If Sakuran was a person, it would be the kind of person other people write songs about; quirky and vital and brave, marching to the beat of a drum no one else hears; charming and impossible to dislike, drawing everyone in like moths to a flame which is in the end gone far too soon.
Which sounds like a cliché (or a 70’s rock star) and in fact is. At first, Sakuran seems to be all about style and nothing of substance, and with professional photographer Mika Ninagawa in the debut directing chair, that doesn’t sound like an unfair judgement. However, the well-worn narrative path is almost forgotten in the scenery. The way this film looks — an exuberant riot of colour and pattern and shape, a fashionista’s feverish moving picture dream — more than compensates for what might otherwise be a reasonably simple plot. Every shot is exquisitely framed, the sets lush and deliberate; and unlike the almost ninety percent CG mise en scène of films by ex-video clip directors like Kaz Kiriya, Sakuran’s aesthetic actually serves to draw a warmer, more vivid picture around its human focus, directing attention to its hyper-real reality by making it a design feature that the cast plays off against to grandiose effect.
Kiyoha, played to voracious effect by j-rock songstress Anna Tsuchiya, is the poster child for Memoirs of a Geisha, punk rock style. Sold as a prepubescent to a flower house in the infamous Yoshiwara district, Kiyoha has her hard life already die cut out for her. It’s obvious from the start (and experience with similar narratives) that she’s going to get that rebelliousness beaten out of her sooner or later and really it’s only a matter of time.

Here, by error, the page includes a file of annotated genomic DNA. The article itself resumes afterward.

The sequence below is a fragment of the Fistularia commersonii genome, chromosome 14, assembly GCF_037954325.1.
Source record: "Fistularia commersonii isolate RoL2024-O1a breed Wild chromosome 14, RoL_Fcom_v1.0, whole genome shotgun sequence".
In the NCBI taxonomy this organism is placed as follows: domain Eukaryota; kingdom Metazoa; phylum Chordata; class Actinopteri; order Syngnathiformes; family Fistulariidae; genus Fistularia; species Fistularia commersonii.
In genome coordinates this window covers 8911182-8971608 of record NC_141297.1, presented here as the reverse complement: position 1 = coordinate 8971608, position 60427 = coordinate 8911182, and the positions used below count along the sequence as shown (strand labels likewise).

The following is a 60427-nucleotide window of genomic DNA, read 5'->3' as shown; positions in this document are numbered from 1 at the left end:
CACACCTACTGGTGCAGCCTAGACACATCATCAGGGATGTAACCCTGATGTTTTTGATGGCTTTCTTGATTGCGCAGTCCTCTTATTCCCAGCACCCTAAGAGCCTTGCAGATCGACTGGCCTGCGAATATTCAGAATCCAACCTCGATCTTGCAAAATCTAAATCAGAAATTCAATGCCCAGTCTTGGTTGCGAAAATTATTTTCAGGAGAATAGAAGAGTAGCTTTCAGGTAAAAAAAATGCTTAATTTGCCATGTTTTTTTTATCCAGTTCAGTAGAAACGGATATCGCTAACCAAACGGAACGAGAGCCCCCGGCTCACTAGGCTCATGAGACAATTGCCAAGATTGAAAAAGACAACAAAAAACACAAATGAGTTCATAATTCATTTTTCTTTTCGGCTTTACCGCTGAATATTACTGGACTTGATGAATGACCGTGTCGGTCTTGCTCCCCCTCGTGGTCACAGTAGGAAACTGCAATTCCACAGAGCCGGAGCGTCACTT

This is only partly true however, because like all such stories, the point is not the hardships that one lives through, but what one manages to hold on to despite them, and where one ends up because of that. Kiyoha, through the desire to survive and to do it in such a way that causes the most inconvenience for the people she despises, makes her way from lowly apprentice to top call girl practically kicking and screaming the whole way.
It’s a showcase performance by Tsuchiya, and it’s almost impossible not to just be captured by her — her unconventional beauty, her tomboyish mannerisms, her skewed sense of humour. A less extroverted actress would never have suited the part, would never have been able to make as much sense of it as Tsuchiya does. She is in fact so right in this role, it’s more than likely to have been written for her, rather than cast. Her contemporary attitude serves to highlight the character’s struggle, while Ninagawa’s directing and her eye for composition and design highlight the false happiness of life in the pleasure quarter.
Complementing this Modern Girl in an Edo World tale, the soundtrack, like a page out of Sofia Coppola’s Marie Antoinette, is fantastically anachronistic; a big band jazz score and the amazing pop vocals of Tokyo Jihen’s front lady Shiina Ringo. The combination of vivid colours, video clip aesthetics, and this kind of soundtrack is somehow refreshing, original and thoroughly electrifying. Sure it’s been done before, but never quite like this, and the overall effect really has to be seen to be believed.
Is it a love story, though? Masanobu Ando (Big Bang Love Juvenile A, Sukiyaki Western Django) appears as the quietly obedient Seiji, a house manager/bouncer who watches protectively over Kiyoha without ever peeling away from the background, and Kippei Shiina (Shinobi) cameos as the rich, gentle Lord Kuranosuke who courts Kiyoha at the height of her career as tayuu (a tayuu is the top oiran, and an oiran is the top girl from each house. Tayuu’s were considered only suitable for a daimyou — the most powerful feudal lords short of the Shogun). And Kiyoha does fall in love, but the spirit of this story is not about love, but about freedom; one gets the sense, at the end, that the love is just an added bonus.